MEMS has evolved over three decades meanwhile, starting from the automotive field, via applications in the consumer electronics area and the Internet-of-Things, and most recently into medical and molecular diagnostic applications [1].

In the consumer electronics area, I listened to a presentation in which a new type of switchable liquid shutter was proposed for the security and design of mobile devices [2]. The operation of the shutter is achieved by shifting an opaque liquid (conductive) and a transparent ambient liquid (insulating), based on electrowetting-on-dielectric (EWOD) actuation. In this device, patterned ITO was used as electrodes. They used Parylene-C and Cytop as the insulating layer and the hydrophobic layer, respectively. PMMA spacers were used to form the liquid chamber, and the periphery of the chamber was sealed using UV-curing resin for hermetic packaging. The response time of the liquid shutter is found to be 600 ms and 350 ms for opening and closing the shutter, respectively at 70 Vrms. The operation of the liquid shutter mounted on a smartphone was successfully demonstrated, as a proof of concept.

As for the medical diagnostic application, I listened to a presentation about an innovative integrated microfluidic platform which allows an ultra-rapid detection of mycotoxins [3]. The simultaneous detection of aflatoxin B1 (AFB1), deoxynivalenol (DON) and ochratoxin A (OTA), within their respective regulatory limits is achieved in a single step within 60 s, by combining an array of thin-film photosensors (a-Si:H photodiode) and a disposable microfluidic device. The microfluidic devices were fabricated using standard PDMS mold replication techniques. This platform can potentially be the basis of portable tools allowing routine and cost-effective on-site screening of mycotoxin contamination by non-specialized personnel.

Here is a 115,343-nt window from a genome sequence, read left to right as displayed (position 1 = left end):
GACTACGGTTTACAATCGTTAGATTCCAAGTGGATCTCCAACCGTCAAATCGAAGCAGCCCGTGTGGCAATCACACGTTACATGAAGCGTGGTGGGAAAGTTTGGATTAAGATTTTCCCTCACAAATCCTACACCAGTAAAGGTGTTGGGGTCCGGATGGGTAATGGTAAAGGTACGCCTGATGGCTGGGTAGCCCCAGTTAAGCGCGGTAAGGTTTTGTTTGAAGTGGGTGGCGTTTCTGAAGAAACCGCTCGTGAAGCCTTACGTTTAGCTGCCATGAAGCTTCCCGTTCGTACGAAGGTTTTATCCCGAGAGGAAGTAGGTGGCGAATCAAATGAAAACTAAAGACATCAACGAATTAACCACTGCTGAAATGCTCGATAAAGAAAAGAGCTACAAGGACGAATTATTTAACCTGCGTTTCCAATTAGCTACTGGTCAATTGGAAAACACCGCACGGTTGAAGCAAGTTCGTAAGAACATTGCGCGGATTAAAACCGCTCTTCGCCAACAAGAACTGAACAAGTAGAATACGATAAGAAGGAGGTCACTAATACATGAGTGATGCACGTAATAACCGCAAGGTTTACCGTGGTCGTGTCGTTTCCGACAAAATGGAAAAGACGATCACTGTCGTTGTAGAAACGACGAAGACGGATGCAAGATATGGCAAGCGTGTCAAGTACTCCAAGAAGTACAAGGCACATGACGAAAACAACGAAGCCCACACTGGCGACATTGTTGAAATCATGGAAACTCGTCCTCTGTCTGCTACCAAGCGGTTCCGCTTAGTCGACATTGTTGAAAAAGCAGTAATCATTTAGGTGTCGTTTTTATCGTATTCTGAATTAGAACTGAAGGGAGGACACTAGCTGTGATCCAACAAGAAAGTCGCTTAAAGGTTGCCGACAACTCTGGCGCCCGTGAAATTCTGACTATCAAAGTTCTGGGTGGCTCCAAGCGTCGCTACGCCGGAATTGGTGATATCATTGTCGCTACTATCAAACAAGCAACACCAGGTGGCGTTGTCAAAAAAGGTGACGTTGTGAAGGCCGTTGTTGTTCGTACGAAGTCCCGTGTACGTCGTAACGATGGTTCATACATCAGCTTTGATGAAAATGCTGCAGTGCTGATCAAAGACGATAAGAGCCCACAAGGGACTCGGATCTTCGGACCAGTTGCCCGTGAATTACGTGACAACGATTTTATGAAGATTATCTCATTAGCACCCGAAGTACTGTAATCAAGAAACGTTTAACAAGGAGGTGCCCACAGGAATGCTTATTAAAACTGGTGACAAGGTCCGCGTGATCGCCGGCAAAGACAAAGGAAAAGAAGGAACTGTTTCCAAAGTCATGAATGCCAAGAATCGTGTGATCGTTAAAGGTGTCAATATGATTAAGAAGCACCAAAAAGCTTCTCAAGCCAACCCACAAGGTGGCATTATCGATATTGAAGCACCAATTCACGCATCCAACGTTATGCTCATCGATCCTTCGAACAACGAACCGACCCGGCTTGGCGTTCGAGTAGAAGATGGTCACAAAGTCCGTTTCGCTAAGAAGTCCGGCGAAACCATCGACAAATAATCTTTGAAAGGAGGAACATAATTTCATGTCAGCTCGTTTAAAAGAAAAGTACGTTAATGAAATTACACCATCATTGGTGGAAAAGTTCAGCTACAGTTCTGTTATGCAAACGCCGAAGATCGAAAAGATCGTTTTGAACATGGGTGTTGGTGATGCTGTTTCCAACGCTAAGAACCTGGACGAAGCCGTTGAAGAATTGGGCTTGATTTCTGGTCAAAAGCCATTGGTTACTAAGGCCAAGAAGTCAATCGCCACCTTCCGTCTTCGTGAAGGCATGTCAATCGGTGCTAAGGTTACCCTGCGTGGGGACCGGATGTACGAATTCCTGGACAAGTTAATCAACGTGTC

Microdroplet-based systems provide low-cost and high-throughput biological assays or medical diagnosis. The speaker of a presentation demonstrated, for the first time, microdroplet generation, transport and merging inside a synthetic microfluidic paper (SMP) substrate consisting of a three-dimensional porous matrix [4]. The free-standing SMP was fabricated in an Off-Stoichiometry-Thiol-Ene (OSTE) polymer. Slanted and interlocked micropillar structures in SMP were formed in the OSTE by 4-directional lithography by reflecting vertically collimated UV light to angles of 60° using 4 aluminum mirrors. This work introduces a new platform for the microfluidic generation and manipulation of droplets in paper.

Today MEMS innovation happens mainly on the system and product level [1]. In this conference, I found some technology innovation in the consumer electronics area and in the medical diagnostic application which are away from classical silicon MEMS sensors.

[1] F. Laermer, MEMS, pp. 237-240, 2018.
[2] J. Lee et al., MEMS, pp. 14-16, 2018.
[3] R. R. G. Soares et al., MEMS, pp. 6-9, 2018.
[4] H. Yasuga et al., MEMS, pp. 269-271, 2018.